Interesting Politicians

Following on K.’s most recent post (“Musical Offering: Introducing France’s Future First Lady,” 13 January 2008), I have been stewing over Matthew Yglesias’s dinging of the prudery and narrow-mindedness of U.S. politics (“A Different World,” TheAtlantic.com, 9 January 2008):

French President Nicholas Sarkozy got divorced early in his term, is dating a supermodel and his son’s writing songs for radical French rappers. Not only does American politics seem remarkably focused on relatively unimportant personal trivia, but our politicians don’t even have interesting trivia.

Democrats Always Looking Over Their Partner’s Shoulder

Matthey Yglesias laments the absence of a second Al Gore candidacy (“The Case for Gore,” TheAtlantic.com, 14 December 2007):

Gore hits the sweet spot of experience and vision in a way that nobody else can. What’s more, a person who’s in a position to be a viable presidential candidate and who believes the things Gore says he believes almost has a duty to run, a duty that I’m sad he hasn’t seen fit to take up.

In 2000 I think a lot of Democrats settled for Gore. He was, for me, the ideal candidate. A bland technocrat is exactly what I want in a president. A book that nags at me constantly is Mismanaging America: The Rise of the Anti-Analytic Presidency by Walter Williams. One blurb of the book reads,

An American president must be a master of two arts: politics and management. According to Willians, no president since Dwight Eisenhower has been a top manager.

I think this is pretty close. I’m not so pessimistic as Mr. Williams. I think there is a line of managerial presidents that includes Eisenhower, arguably Gerald Ford, and George Bush, Sr. A President Gore would have been a part of this lineage: technocratic, competent, hands on, detail oriented, dedicated to getting the small things right, steadfast to the facts of the matter, not necessarily good at the P.R. thing, eschewing the elaborate ideological pronouncement, ultimately a politician, but willing to alienate a key constituency when faced with a tough decision.

I tend to see George Bush, Sr. as a paragon here because he never made things politically difficult for Gorbachev when reveling in Cold War triumphalism might have been domestically expedient and because he went back on his “read my lips” promise when balancing the budget was at stake. In this regard I almost see his professed lack of the “vision thing” as charming; and ultimately all these things cost him the election. He did the right thing even when it conflicted with personal ambition.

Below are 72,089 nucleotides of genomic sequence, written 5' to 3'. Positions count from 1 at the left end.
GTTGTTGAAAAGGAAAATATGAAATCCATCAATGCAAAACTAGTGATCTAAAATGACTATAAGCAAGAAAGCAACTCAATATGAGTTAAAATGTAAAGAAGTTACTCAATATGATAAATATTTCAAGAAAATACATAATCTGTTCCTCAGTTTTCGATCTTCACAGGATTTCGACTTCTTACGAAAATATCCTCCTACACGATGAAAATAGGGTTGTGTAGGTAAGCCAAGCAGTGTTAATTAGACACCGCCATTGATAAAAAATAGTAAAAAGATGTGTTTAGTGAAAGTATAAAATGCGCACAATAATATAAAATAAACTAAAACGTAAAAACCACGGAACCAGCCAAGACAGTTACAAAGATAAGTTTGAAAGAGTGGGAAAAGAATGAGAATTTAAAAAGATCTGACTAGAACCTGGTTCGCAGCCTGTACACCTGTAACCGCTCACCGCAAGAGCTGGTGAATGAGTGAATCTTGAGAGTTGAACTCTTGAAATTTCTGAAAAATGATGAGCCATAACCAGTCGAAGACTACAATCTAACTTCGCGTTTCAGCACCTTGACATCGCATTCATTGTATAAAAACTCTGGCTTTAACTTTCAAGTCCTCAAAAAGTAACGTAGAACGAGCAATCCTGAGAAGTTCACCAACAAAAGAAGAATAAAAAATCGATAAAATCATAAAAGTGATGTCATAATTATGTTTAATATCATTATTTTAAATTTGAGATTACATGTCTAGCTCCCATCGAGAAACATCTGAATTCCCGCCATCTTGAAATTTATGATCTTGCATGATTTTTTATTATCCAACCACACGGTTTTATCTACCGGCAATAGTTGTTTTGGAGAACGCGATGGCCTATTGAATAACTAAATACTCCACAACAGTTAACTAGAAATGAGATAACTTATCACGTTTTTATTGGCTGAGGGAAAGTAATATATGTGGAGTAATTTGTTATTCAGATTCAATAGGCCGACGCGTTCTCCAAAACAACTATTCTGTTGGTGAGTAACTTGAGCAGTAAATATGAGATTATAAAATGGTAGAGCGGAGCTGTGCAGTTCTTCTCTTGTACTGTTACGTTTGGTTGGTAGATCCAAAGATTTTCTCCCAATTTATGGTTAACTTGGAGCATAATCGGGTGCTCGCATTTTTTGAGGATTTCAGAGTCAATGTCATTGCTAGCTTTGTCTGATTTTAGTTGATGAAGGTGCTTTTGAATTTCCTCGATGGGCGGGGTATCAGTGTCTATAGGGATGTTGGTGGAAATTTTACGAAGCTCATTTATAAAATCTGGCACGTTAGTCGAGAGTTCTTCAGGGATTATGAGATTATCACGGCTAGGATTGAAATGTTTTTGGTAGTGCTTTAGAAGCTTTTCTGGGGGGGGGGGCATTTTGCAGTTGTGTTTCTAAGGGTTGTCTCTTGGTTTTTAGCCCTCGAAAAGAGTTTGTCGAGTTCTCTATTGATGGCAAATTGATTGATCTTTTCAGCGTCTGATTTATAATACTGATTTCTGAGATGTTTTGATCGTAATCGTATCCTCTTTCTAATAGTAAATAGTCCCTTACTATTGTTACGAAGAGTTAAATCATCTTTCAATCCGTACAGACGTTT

For probably the last ten years now I have pretty much figured that my ideal president would expend a significant portion of their political capital on the bland and unrewarding task of rationalizing the budget. After Bill Clinton, I too am an Eisenhower Republican.

When Al Gore was denied the presidency by the Supreme Court in 2000, I think a lot of people imagined him coming back after a period to claim his rightful position, but history doesn’t always work out that way.

Law and Order and the Southern Strategy

Matthew Yglesias produces a graph of homicide rate and political party and makes, I think, two killing points about the relation between the Republican “law and order” rhetoric in the 1960s through 1980s and the Southern strategy (“The Crime Issue,” The Atlantic.com, 20 November 2007):

  1. … if a move to the right was really the consequence of rising crime rates, one would expect the most conservative groups in the electorate to be those most afflicted by violent crime — low-income African-Americans. But of course that’s not how it works at all.
  2. … if the appeal of “crime” messaging was really about crime, its effectiveness should have diminished in years 1972, 1988, and to some extent 1984 when GOP leadership failed to address the issue …

This is a pretty tough indictment that the law and order issues was in fact a ruse for something else.

Point two seems especially damning in light of subsequent cultural wars and the whole “what’s the matter with Kansas” critique. Economically insecure white men could have blamed globalization-catalyzing modern day robber barons for their newfound economic peril, but instead had their anger trained by an effective political rhetoric on blacks and women. Today all that would-be class warfare is being poured instead into a culture war mold. And on neither occasion — in the 1970s and 80s on crime and today on the culture war — are Republicans at all effective. They just turn around the white flight and culture war votes into increased lower middle class white economic insecurity.

Foreign Policy Micro-Initiatives

Matthew Yglesias comments (“Resilience,” The Atlantic.com, 30 October 2007) on Robert Kagan’s Sunday editorial (“Free Elections Come First,” The Washington Post, 28 October 2007, p. B7):

The unfortunate reality for those like Kagan who’d like to believe that an incredibly aggressive, violent, coercion-oriented US foreign policy is the height of moral probity is that living conditions around the world are, in general, improving for the better without us. There are major exceptions in Sub-Saharan Africa and North Korea but there’s nothing about a glance at those places — Iraq, Lebanon, the Palestinian territories — that have benefited from American “democracy promotion” policy that would make any sane person think we need to Kaganize our approach to Russia or China.

This should not be to say that the U.S. should sit passive, but rather than blowing the entire budgetary and soldierly load on one or two high risk foreign policy extravaganzas, what the U.S. should pursue is multifaceted, low-grade, low risk diplomatic pressure and programs across a wide range of countries and issues. It has a higher probability of success, failures have less consequence and unlike massive military interventions, history is on our side here.